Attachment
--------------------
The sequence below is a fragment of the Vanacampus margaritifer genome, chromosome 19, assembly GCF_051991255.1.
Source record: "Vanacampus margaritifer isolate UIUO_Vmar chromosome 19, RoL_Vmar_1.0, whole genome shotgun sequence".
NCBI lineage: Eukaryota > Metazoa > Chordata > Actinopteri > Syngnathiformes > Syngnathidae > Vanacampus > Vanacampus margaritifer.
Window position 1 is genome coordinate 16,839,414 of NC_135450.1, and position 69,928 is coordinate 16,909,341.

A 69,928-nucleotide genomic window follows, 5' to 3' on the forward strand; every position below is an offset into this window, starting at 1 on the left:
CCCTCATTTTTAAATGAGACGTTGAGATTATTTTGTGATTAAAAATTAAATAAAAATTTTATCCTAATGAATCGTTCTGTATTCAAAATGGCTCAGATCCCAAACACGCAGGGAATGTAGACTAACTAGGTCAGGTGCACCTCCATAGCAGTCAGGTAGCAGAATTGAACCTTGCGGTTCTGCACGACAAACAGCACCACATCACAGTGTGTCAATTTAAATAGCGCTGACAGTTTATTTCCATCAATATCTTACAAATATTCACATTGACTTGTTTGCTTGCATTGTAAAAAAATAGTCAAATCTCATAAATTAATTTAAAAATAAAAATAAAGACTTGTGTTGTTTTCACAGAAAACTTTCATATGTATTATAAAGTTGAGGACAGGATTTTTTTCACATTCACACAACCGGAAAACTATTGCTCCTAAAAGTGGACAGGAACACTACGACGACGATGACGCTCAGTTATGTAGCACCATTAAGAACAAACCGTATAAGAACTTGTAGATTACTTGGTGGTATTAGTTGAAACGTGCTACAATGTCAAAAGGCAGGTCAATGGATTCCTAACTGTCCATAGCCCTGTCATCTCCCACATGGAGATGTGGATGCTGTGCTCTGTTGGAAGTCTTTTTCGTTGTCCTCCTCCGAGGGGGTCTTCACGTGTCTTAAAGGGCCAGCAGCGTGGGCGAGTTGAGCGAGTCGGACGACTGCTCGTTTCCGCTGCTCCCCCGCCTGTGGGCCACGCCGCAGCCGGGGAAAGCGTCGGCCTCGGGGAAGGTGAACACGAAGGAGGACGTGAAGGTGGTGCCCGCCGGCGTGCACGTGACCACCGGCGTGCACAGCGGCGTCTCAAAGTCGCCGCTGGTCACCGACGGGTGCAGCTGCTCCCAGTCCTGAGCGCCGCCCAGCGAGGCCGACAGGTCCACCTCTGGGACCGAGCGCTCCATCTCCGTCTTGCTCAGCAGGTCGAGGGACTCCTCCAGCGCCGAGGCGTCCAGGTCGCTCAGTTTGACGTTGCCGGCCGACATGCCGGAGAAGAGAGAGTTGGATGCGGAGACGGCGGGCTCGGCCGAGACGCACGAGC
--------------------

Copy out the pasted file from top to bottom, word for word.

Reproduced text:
The sequence below is a fragment of the Vanacampus margaritifer genome, chromosome 19, assembly GCF_051991255.1.
Source record: "Vanacampus margaritifer isolate UIUO_Vmar chromosome 19, RoL_Vmar_1.0, whole genome shotgun sequence".
NCBI lineage: Eukaryota > Metazoa > Chordata > Actinopteri > Syngnathiformes > Syngnathidae > Vanacampus > Vanacampus margaritifer.
Window position 1 is genome coordinate 16,839,414 of NC_135450.1, and position 69,928 is coordinate 16,909,341.

A 69,928-nucleotide genomic window follows, 5' to 3' on the forward strand; every position below is an offset into this window, starting at 1 on the left:
CCCTCATTTTTAAATGAGACGTTGAGATTATTTTGTGATTAAAAATTAAATAAAAATTTTATCCTAATGAATCGTTCTGTATTCAAAATGGCTCAGATCCCAAACACGCAGGGAATGTAGACTAACTAGGTCAGGTGCACCTCCATAGCAGTCAGGTAGCAGAATTGAACCTTGCGGTTCTGCACGACAAACAGCACCACATCACAGTGTGTCAATTTAAATAGCGCTGACAGTTTATTTCCATCAATATCTTACAAATATTCACATTGACTTGTTTGCTTGCATTGTAAAAAAATAGTCAAATCTCATAAATTAATTTAAAAATAAAAATAAAGACTTGTGTTGTTTTCACAGAAAACTTTCATATGTATTATAAAGTTGAGGACAGGATTTTTTTCACATTCACACAACCGGAAAACTATTGCTCCTAAAAGTGGACAGGAACACTACGACGACGATGACGCTCAGTTATGTAGCACCATTAAGAACAAACCGTATAAGAACTTGTAGATTACTTGGTGGTATTAGTTGAAACGTGCTACAATGTCAAAAGGCAGGTCAATGGATTCCTAACTGTCCATAGCCCTGTCATCTCCCACATGGAGATGTGGATGCTGTGCTCTGTTGGAAGTCTTTTTCGTTGTCCTCCTCCGAGGGGGTCTTCACGTGTCTTAAAGGGCCAGCAGCGTGGGCGAGTTGAGCGAGTCGGACGACTGCTCGTTTCCGCTGCTCCCCCGCCTGTGGGCCACGCCGCAGCCGGGGAAAGCGTCGGCCTCGGGGAAGGTGAACACGAAGGAGGACGTGAAGGTGGTGCCCGCCGGCGTGCACGTGACCACCGGCGTGCACAGCGGCGTCTCAAAGTCGCCGCTGGTCACCGACGGGTGCAGCTGCTCCCAGTCCTGAGCGCCGCCCAGCGAGGCCGACAGGTCCACCTCTGGGACCGAGCGCTCCATCTCCGTCTTGCTCAGCAGGTCGAGGGACTCCTCCAGCGCCGAGGCGTCCAGGTCGCTCAGTTTGACGTTGCCGGCCGACATGCCGGAGAAGAGAGAGTTGGATGCGGAGACGGCGGGCTCGGCCGAGACGCACGAGC